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Review: Oscar winner The Shape of Water coming to Diss and its worth taking the plunge

PUBLISHED: 08:33 21 August 2018 | UPDATED: 08:34 21 August 2018

Sally Hawkins as Elisa with Doug Jones as the creature in The Shape Of Water. Photo: Twentieth Century Fox/Kerry Hayes

Sally Hawkins as Elisa with Doug Jones as the creature in The Shape Of Water. Photo: Twentieth Century Fox/Kerry Hayes

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Guillermo Del Toro’s fantasy, an erotically-charged Cold War love story between a mute cleaning lady, played by Sally Hawkins, and a carnivorous merman, won the Best Picture and now it is being shown in Diss.

Sally Hawkins as Elisa and Octavia Spencer as Zelda in The Shape of Water. Photo: Twentieth Century Fox/Kerry HayesSally Hawkins as Elisa and Octavia Spencer as Zelda in The Shape of Water. Photo: Twentieth Century Fox/Kerry Hayes

The Shape of Water (15)

****

Guillermo Del Toro’s Oscar winning film takes us to a very familiar location: the secret underground government research facility, where scientists and the military battle over what to with the secret thing that they’ve found/discovered.

Nothing novel about that, except in this film the focus is on the cleaning staff.

Michael Shannon, Sally Hawkins and Octavia Spencer in The Shape of Water. Photo: Twentieth Century Fox/Kerry HayesMichael Shannon, Sally Hawkins and Octavia Spencer in The Shape of Water. Photo: Twentieth Century Fox/Kerry Hayes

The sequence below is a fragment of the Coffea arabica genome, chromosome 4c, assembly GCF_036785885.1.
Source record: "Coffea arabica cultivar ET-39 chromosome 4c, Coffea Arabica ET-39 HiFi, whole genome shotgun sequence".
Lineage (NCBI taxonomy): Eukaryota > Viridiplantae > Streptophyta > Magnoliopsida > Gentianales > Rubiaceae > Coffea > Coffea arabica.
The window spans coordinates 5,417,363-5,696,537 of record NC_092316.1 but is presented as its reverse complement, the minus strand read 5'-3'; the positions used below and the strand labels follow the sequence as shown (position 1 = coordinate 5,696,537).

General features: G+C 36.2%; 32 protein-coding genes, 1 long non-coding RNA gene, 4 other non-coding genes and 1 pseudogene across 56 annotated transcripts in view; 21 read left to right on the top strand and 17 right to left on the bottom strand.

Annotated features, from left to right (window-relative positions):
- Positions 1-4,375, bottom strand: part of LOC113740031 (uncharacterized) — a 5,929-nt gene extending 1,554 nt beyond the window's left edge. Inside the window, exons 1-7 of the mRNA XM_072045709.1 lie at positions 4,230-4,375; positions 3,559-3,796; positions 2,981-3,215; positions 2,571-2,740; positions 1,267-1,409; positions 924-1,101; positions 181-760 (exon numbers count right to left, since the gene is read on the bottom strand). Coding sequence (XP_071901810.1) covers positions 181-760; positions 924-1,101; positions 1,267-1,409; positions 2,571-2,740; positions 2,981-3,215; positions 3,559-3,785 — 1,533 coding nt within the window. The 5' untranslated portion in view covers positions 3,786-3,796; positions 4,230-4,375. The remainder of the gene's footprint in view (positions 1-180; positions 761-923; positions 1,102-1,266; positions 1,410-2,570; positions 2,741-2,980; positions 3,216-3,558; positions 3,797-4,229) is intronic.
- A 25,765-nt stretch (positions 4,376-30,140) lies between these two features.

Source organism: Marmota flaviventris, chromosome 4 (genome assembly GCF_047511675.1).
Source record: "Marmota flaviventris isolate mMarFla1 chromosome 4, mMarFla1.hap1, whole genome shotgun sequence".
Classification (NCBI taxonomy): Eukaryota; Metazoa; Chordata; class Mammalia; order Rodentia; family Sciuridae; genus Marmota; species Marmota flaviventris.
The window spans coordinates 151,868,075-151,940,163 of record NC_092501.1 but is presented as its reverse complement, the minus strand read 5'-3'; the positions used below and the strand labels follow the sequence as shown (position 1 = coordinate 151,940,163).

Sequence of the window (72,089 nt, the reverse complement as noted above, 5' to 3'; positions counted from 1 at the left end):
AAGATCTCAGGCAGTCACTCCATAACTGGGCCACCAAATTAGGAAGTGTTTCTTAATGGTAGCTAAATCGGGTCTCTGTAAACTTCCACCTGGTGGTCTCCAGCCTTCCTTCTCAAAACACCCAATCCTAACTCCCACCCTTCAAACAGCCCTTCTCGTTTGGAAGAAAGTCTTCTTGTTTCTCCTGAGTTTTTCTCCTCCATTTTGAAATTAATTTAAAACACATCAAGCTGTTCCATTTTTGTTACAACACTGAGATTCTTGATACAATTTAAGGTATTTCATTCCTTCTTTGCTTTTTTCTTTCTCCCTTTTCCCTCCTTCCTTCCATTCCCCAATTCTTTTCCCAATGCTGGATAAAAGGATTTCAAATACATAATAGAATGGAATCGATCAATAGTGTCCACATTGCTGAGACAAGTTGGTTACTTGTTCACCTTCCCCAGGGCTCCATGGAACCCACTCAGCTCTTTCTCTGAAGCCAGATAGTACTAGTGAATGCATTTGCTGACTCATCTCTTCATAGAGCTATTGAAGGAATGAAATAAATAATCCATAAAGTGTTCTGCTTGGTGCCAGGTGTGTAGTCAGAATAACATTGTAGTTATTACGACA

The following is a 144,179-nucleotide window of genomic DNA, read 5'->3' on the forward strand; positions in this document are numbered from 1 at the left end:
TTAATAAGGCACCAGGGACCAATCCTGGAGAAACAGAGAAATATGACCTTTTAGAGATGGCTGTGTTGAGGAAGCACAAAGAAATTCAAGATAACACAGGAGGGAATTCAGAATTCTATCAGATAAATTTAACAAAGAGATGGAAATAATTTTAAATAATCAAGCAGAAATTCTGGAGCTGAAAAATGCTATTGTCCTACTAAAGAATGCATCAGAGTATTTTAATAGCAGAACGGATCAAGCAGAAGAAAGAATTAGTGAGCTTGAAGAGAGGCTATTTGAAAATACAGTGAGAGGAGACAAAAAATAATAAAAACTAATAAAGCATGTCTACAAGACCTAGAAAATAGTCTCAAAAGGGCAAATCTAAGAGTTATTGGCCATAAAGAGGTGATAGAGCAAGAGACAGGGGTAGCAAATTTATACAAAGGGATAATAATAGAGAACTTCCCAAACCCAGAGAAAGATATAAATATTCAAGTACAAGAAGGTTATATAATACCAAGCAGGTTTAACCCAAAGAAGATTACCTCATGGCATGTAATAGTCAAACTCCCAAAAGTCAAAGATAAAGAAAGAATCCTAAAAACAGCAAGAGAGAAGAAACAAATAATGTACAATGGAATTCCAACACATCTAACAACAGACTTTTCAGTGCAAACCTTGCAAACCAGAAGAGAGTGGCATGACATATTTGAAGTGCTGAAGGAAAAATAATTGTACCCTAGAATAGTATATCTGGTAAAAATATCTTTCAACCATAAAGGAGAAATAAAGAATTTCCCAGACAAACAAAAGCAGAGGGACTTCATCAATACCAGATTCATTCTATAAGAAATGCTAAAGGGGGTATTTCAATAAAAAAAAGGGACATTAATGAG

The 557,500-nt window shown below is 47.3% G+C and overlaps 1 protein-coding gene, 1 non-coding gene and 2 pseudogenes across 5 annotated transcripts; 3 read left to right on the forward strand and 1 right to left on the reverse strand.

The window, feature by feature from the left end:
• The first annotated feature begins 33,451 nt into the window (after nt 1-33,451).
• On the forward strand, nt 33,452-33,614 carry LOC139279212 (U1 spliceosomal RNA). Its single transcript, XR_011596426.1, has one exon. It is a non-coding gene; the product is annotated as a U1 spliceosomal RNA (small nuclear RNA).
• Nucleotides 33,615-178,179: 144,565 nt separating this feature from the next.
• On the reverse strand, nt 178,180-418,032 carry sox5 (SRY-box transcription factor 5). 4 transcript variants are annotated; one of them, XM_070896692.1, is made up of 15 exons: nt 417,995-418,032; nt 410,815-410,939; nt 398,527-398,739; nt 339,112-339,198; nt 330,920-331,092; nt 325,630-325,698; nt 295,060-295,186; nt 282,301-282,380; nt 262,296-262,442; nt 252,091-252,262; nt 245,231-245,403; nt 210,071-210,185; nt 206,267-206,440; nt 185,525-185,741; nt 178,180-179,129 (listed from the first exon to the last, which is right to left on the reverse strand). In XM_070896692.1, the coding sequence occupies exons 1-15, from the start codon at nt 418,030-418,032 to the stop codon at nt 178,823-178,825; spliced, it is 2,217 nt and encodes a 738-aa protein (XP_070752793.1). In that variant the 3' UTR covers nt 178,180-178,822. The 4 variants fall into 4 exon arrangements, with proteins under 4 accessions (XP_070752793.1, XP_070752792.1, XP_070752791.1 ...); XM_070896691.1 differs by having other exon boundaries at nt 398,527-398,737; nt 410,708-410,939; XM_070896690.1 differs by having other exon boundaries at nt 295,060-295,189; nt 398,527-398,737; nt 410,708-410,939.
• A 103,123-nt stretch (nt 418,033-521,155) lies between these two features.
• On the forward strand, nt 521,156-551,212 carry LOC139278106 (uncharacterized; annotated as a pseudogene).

In the early 1960s, mute cleaner Elisa (Sally Hawkins) and sharp-tongued pal Zelda (Octavia Spencer) clock in daily at a Baltimore facility to sweep up for their betters.

Then one day, after moping up some blood and two severed fingers they come face to face with what is being kept hidden: an amphibious fish man played by Doug Jones, not entirely dissimilar to the amphibious fish-man Abe Sapien he played in Del Toro’s Hellboy films.

Elisa falls in love with him. And hatches a hare-brained plan to smuggle her web-footed paramour out of the facility so he can be returned to the wild.

After a quarter of a century as an original film visionary, Guillermo Del Toro has actually made something original and visionary: a cold war, civil rights era, interspecies romance/fairy tale.

Sally Hawkins as Elisa and Octavia Spencer as Zelda in The Shape of Water. Photo: Twentieth Century Fox/Kerry HayesSally Hawkins as Elisa and Octavia Spencer as Zelda in The Shape of Water. Photo: Twentieth Century Fox/Kerry Hayes

Working on a smaller scale after a series of big-budget disappointments, Del Toro has come up with something that is quite exquisite. The look, full of intricate visual wonders, is reminiscent of the early films of Jean-Pierre Jeunet, a slightly more sombre Amélie.

The film bagged w whopping 13 nominations at this year’s Academy Awards, winning four including Best Picture as well as Best Director for Del Toro.

The Shape of Water and enduring appeal of women falling for movie monsters

Its only slight flaw is its heavy handed political overtones. Hollywood’s obsession with making everything an anti-Trump statement is getting a wee bit silly.

Latching on to the element of the film - a multi-strand plea for racial and sexual tolerance; Jenkins’ character is a closet homosexual, the bad guy is bigotted military man Colonel Richard Strickland (Michael Shannon) — that would’ve been more effective if it hadn’t made so overt. They have chosen to view this charming fantasy through issue movie goggles.

• The Shape of Water is screening at Diss Corn Hall on August 29 at 10.30am and 7.30pm.

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